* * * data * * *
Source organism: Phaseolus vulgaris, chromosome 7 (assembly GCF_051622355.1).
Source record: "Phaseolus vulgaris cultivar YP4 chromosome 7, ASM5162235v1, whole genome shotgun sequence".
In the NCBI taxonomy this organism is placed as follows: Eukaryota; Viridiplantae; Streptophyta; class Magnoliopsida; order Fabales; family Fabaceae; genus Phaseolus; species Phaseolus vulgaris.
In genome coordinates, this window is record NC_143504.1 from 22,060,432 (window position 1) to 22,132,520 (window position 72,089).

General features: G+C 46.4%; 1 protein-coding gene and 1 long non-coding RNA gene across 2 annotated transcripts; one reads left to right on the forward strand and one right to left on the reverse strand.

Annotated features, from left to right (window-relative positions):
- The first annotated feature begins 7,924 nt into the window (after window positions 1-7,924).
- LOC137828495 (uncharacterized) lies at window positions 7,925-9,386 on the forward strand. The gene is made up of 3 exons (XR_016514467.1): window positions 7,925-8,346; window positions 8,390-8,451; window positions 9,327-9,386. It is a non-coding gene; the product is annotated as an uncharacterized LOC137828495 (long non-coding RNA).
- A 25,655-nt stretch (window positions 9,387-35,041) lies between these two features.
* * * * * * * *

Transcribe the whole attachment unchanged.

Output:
Source organism: Phaseolus vulgaris, chromosome 7 (assembly GCF_051622355.1).
Source record: "Phaseolus vulgaris cultivar YP4 chromosome 7, ASM5162235v1, whole genome shotgun sequence".
In the NCBI taxonomy this organism is placed as follows: Eukaryota; Viridiplantae; Streptophyta; class Magnoliopsida; order Fabales; family Fabaceae; genus Phaseolus; species Phaseolus vulgaris.
In genome coordinates, this window is record NC_143504.1 from 22,060,432 (window position 1) to 22,132,520 (window position 72,089).

General features: G+C 46.4%; 1 protein-coding gene and 1 long non-coding RNA gene across 2 annotated transcripts; one reads left to right on the forward strand and one right to left on the reverse strand.

Annotated features, from left to right (window-relative positions):
- The first annotated feature begins 7,924 nt into the window (after window positions 1-7,924).
- LOC137828495 (uncharacterized) lies at window positions 7,925-9,386 on the forward strand. The gene is made up of 3 exons (XR_016514467.1): window positions 7,925-8,346; window positions 8,390-8,451; window positions 9,327-9,386. It is a non-coding gene; the product is annotated as an uncharacterized LOC137828495 (long non-coding RNA).
- A 25,655-nt stretch (window positions 9,387-35,041) lies between these two features.